Wednesday, November 08, 2006

Managing strategic risk systemically - the case of Indonesia, Australia and nuclear power

History is a good starting point for appreciating strategic risk - history of understandings, practices and situation. For example anyone entering the nuclear 'debate' ought first, amongst other things, read Wolves Eat Dogs by Martin Cruz Smith or visit Chernyobyl in person.

Australians who have lived, worked, or visited Indonesia might also do well to reflect on their experiences there in the light of today's announcment of a new 'security pact' to be signed by both countries. This pact was negotiated secretly and has cooperation over nuclear power development as a key component. From my experience 'nuclear' and 'Indonesia' are not two terms I would ever choose to associate!! I have lived in Indonesian and have the greatest respect for Indonesian citizens but, reflecting on the physical geography of the archipeligo and the political and institutional history of the Indonesian nation, I am alarmed. Australia's own record in relation to 'technology push' onto Indonesia is also not good. Nor is the record of mine management in relation to the environment.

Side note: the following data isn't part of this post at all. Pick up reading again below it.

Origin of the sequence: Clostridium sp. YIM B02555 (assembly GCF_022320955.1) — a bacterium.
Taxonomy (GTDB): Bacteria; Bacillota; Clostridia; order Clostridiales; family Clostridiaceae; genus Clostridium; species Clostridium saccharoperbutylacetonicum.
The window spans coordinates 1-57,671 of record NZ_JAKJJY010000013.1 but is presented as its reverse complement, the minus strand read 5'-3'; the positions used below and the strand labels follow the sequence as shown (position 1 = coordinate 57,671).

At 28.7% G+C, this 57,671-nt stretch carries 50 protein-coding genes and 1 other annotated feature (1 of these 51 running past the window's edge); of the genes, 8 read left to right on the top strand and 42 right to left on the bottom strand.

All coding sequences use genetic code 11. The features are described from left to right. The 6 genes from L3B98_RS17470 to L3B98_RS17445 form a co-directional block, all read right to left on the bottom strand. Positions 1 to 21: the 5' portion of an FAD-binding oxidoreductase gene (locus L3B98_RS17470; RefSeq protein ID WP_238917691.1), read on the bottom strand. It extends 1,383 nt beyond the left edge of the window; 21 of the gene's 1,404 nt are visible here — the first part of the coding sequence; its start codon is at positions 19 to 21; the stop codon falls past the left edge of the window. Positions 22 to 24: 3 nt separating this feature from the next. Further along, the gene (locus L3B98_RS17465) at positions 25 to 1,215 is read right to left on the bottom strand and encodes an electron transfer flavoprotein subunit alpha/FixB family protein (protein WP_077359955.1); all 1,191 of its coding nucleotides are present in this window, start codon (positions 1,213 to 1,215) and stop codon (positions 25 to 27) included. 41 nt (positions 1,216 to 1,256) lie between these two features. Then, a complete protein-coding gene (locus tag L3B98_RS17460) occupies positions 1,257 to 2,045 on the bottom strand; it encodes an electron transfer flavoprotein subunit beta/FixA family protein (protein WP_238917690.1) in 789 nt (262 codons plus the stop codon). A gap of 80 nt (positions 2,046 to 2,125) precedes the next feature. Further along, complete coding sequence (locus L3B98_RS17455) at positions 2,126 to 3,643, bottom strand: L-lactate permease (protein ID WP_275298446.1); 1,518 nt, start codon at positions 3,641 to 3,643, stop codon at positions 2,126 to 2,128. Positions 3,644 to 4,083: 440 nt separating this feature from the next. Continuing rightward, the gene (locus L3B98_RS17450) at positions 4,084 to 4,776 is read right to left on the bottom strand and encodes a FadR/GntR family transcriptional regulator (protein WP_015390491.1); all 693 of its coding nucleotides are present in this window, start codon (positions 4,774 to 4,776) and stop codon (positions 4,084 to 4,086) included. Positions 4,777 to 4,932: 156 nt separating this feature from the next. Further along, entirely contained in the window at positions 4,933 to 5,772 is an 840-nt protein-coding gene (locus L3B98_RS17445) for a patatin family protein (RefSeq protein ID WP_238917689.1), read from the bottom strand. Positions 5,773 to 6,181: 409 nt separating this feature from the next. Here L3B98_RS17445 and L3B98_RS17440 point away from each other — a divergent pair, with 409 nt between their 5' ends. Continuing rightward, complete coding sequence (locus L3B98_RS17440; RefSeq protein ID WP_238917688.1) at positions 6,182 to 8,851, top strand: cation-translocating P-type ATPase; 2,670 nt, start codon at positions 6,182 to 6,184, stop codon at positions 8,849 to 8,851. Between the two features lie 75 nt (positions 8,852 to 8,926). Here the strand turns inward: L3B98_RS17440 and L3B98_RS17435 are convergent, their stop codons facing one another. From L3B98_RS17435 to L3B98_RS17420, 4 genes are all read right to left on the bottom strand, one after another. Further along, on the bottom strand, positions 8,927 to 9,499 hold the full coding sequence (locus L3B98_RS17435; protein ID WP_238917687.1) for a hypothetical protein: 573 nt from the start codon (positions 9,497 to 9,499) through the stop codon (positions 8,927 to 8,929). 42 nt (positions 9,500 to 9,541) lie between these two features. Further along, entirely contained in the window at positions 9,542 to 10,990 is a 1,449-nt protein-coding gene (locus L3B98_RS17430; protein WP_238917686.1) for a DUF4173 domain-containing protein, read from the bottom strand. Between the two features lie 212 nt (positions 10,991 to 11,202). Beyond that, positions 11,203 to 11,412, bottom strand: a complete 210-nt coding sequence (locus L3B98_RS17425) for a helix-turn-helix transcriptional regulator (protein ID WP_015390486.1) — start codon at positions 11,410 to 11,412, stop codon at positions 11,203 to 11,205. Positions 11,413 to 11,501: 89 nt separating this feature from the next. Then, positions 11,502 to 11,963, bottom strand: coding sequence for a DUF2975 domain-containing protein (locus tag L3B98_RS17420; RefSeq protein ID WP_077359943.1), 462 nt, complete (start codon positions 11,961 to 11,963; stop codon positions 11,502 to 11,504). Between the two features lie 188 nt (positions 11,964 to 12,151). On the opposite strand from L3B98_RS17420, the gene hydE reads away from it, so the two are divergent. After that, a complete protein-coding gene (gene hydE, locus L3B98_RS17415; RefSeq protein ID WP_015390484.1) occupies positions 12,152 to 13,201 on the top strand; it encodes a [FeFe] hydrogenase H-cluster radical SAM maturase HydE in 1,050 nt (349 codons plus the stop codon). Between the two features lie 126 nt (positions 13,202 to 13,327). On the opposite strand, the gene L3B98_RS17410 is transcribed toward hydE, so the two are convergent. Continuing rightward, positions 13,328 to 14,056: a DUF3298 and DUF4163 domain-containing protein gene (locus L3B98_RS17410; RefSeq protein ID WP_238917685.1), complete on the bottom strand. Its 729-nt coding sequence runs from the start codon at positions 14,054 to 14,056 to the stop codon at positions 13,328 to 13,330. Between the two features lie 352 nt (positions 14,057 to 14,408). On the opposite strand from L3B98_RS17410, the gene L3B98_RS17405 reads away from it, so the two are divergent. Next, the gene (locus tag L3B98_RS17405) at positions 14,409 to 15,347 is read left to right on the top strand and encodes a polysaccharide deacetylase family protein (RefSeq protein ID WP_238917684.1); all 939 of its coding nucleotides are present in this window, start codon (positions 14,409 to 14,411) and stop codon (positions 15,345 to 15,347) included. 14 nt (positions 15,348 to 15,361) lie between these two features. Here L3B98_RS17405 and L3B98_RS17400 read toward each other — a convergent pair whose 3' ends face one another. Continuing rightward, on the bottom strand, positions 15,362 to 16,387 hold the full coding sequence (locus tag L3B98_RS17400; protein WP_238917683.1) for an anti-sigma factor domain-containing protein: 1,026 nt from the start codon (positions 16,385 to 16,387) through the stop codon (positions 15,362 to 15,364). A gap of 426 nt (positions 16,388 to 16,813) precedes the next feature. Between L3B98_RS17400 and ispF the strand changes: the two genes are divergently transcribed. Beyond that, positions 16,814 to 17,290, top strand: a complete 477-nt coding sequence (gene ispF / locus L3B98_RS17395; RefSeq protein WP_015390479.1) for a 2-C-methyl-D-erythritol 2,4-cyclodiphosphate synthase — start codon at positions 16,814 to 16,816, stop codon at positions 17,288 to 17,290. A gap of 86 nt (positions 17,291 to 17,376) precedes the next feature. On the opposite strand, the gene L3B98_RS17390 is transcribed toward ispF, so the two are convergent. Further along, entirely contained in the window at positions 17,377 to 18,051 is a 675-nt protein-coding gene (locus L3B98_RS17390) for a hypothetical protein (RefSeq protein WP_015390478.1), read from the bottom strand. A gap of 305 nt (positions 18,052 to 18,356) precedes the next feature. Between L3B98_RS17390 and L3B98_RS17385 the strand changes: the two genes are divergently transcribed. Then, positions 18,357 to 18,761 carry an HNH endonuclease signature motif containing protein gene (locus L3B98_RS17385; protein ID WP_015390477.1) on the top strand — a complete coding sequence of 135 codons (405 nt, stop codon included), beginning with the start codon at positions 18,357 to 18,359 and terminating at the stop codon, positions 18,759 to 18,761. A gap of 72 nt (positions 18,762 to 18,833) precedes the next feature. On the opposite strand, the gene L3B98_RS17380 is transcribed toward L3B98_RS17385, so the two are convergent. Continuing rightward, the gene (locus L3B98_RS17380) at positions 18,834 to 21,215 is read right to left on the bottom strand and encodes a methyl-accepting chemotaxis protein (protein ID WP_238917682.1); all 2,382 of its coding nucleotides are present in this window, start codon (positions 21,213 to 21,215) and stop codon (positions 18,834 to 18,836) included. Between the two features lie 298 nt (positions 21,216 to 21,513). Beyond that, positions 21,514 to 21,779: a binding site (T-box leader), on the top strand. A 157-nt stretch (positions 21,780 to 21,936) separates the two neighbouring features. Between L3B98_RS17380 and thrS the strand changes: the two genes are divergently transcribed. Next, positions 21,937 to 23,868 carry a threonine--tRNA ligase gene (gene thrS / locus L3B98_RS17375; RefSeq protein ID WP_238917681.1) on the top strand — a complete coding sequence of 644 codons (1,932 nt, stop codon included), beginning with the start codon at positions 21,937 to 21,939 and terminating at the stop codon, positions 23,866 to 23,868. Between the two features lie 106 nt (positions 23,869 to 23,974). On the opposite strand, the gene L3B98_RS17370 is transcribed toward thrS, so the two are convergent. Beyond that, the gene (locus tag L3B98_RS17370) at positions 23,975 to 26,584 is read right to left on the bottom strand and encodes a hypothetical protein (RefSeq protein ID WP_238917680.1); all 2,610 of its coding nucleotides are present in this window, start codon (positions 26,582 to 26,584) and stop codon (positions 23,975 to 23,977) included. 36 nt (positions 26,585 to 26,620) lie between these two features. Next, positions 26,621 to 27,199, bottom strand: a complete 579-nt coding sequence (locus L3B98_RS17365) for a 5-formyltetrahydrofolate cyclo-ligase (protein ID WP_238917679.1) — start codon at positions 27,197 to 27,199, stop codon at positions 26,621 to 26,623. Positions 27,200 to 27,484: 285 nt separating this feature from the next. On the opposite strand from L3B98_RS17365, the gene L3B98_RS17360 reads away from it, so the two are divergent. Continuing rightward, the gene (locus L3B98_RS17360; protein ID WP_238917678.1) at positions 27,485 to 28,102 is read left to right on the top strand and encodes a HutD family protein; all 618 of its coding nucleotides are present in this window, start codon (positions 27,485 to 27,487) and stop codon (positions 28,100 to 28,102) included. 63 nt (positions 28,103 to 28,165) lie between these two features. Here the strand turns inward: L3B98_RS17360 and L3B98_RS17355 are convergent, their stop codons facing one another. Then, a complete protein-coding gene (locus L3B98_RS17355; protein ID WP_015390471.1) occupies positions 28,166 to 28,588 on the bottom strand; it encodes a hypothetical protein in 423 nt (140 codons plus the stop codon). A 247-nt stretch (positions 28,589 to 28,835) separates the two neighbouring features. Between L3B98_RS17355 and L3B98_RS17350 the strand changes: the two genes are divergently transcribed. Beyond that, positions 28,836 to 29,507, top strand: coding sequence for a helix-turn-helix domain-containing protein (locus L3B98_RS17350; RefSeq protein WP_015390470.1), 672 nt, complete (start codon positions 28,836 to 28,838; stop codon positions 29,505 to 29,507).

It seems the setting for yet more systemic failure is being created!

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